We are often asked what motivates cyberattacks — why attackers do what they do. Sometimes it’s obvious: If a data breach yields credit and debit card details that are then sold on the Dark Web, profit is quite clearly the motive. Then again, an obvious motivation such as money can be a smokescreen hiding a different, deeper motivation for an attack.
What’s the Motivation for Attackers?
The single greatest motivator for cyberattacks in today’s world is, arguably, profit. It comes as no surprise that cybercrime is estimated to become a $2.1 trillion problem by 2019 — and there’s no shortage of attackers who want a share of the pie.
Methods of attack that lead to monetary gain abound. Cybercriminals use financial malware such as Carbanak, Dyre, Dridex, Rovnix and Shifu to steal funds directly from victims’ bank accounts. Or they extort money from victims through ransomware such as Cryptolocker and Tesla. Another profit-motivated attack is extortion by distributed denial-of-service (DDoS) attacks, which has grown in popularity over the last few years.
Retailers, both online and physical, face a serious threat from profit-motivated attackers who are after user and financial transaction details. Such attacks can involve malware that targets point-of-sale (POS) systems.
It’s Not Always About Money
But profit isn’t always the motive for cybercrime. For example, a private company that develops technology for the military can be the target of industrial espionage. At risk is sensitive information that could have military, economic and political value to the attacker or to the attacker’s paying customer. In this case, attackers could be state-sponsored or a for-profit criminal group acting on behalf of a state or even corporate entity.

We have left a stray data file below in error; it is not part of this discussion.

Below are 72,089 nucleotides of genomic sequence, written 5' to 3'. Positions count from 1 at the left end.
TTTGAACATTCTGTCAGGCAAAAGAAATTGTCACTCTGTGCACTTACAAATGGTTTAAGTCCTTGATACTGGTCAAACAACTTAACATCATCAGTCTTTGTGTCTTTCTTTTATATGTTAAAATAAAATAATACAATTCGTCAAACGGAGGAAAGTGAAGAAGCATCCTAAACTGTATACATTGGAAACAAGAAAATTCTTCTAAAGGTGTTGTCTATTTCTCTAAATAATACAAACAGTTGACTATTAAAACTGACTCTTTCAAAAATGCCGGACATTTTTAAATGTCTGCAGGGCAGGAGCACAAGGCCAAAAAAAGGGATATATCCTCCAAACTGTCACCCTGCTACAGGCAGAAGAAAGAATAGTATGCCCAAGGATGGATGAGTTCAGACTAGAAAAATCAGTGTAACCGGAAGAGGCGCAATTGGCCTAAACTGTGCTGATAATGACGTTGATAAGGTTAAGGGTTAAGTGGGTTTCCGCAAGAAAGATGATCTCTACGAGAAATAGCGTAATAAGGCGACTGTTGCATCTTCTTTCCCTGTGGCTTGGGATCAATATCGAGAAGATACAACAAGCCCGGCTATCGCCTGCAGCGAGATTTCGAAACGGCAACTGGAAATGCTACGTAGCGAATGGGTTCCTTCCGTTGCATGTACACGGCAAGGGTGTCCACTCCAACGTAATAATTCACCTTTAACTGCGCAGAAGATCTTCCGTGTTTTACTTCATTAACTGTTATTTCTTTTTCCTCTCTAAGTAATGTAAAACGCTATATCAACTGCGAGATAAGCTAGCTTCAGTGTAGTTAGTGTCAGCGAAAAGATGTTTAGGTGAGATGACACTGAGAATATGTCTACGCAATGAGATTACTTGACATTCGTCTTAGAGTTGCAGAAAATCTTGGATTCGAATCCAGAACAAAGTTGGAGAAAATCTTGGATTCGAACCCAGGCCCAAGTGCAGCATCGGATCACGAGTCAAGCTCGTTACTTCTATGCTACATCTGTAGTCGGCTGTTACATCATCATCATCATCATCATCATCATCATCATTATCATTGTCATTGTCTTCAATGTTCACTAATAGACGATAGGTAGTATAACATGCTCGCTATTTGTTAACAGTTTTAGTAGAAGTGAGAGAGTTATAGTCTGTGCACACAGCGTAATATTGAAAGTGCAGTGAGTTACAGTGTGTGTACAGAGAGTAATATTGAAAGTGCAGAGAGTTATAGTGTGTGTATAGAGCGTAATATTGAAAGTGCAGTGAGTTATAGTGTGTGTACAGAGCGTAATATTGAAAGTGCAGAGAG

Organizations that run industrial control systems (ICS) — power companies, chemical companies, water systems and the like — could be the target of attackers motivated by sabotage. These cybercriminals in turn can be motivated by underlying political, patriotic or ideological beliefs.
Vanity, Revenge, Outrage and More
There are also more personal — or more vindictive — reasons to explain why attackers do what they do. Companies or individuals can be the target, and the consequences can range from annoying to downright dangerous.
Interested in emerging security threats? Read the latest IBM X-Force Research